Questions & Answers about Estate Planning
By Barbara Boone McGinnis, CELA
How do I keep my heirs from having to go through probate?
Probate is the legal process for transferring your assets to your heirs, based on the law in the state where you live. Probate calls for public notice to creditors and distribution of assets to heirs after all creditors are paid. Many people want to avoid probate for their family members if possible to avoid the long process and extra legal fees. To avoid probate you must proactively plan to avoid it. One of the best ways to avoid probate is by putting assets in what’s called a revocable living trust.
Are there any downsides to having a revocable living trust?
One of the most significant downsides to a revocable living trust is the follow-through effort required to transfer title of assets to a trust. It can be rather time consuming.
Do I need a trust for my estate plan?
What drives the need for a trust is the level of control you want to maintain over your assets. A trust provides flexibility with the control that a simple will might not. A trust is a legal arrangement in which one person’s property on money is entrusted to a third party to handle that property or funds on behalf of a named beneficiary.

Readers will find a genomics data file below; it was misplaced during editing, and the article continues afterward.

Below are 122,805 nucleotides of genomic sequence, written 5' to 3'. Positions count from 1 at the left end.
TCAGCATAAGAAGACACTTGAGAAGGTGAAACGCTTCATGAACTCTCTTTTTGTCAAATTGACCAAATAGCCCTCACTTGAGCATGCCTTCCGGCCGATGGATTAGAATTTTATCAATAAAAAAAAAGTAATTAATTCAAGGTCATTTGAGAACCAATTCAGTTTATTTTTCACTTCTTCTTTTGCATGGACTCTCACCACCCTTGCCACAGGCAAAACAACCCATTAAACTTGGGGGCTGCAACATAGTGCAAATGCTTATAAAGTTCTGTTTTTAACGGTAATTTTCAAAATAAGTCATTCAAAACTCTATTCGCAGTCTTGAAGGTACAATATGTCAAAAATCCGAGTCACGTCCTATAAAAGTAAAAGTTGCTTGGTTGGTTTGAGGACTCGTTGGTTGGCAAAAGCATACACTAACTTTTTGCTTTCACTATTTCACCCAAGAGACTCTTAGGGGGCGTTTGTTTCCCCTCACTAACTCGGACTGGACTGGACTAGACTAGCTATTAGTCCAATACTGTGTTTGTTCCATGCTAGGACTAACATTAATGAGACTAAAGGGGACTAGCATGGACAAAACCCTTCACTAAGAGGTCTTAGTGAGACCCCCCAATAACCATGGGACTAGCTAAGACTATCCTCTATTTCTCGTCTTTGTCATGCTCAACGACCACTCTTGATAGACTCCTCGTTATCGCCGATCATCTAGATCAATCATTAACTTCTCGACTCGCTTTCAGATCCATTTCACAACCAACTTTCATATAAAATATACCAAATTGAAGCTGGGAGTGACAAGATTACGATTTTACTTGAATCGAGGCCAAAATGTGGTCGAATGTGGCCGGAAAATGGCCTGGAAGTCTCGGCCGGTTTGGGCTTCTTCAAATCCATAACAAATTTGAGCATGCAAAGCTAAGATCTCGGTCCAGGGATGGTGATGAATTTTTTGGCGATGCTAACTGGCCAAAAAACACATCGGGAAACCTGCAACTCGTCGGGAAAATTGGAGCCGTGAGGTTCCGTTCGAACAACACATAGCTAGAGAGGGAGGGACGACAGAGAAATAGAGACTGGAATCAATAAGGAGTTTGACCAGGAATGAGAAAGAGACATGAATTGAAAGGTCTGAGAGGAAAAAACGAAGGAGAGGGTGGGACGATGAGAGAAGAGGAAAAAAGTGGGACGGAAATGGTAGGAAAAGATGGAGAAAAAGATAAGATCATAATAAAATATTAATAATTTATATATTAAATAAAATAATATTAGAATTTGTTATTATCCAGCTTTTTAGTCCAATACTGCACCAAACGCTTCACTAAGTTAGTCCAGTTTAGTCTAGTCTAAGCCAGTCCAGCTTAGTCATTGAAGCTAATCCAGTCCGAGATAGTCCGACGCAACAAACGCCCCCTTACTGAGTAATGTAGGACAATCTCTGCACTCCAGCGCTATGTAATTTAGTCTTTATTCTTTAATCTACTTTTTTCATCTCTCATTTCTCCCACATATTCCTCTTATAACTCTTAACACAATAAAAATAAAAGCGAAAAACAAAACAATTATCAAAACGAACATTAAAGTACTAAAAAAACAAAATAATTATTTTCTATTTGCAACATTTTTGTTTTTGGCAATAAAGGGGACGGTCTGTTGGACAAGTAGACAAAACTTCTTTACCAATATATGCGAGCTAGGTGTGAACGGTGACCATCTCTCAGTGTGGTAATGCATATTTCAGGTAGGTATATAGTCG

Do I need a lawyer for a last will and testament or can I do it myself with an online form?
Well, the short answer is “no” you don’t have to have an attorney but you should hire one. The advice of counsel can be invaluable depending on the circumstances of your life and complexities of your estate. Whether you draft a will yourself or hire an attorney, be sure to keep your will current and make sure your executor knows where the most current version is stored.
How do I choose an executor?
The executor is the person with the legal responsibility to ensure that your wishes for your estate are carried out, that assets transfer properly and that any bills, debts, and taxes get paid. Look for someone who is trustworthy and competent to carry through your wishes.
Do I inherit my parent’s debt?
Usually not. When your parent dies, his or her estate will be responsible for paying any debts. If the parents don’t have enough money to pay debts, you will have to sell personal possessions or property to pay off creditors with proceeds. An exception that would make you legally responsible for your parents debt after they pass away would be if you were a joint holder on a credit card account or if you co-signed a loan with him/her.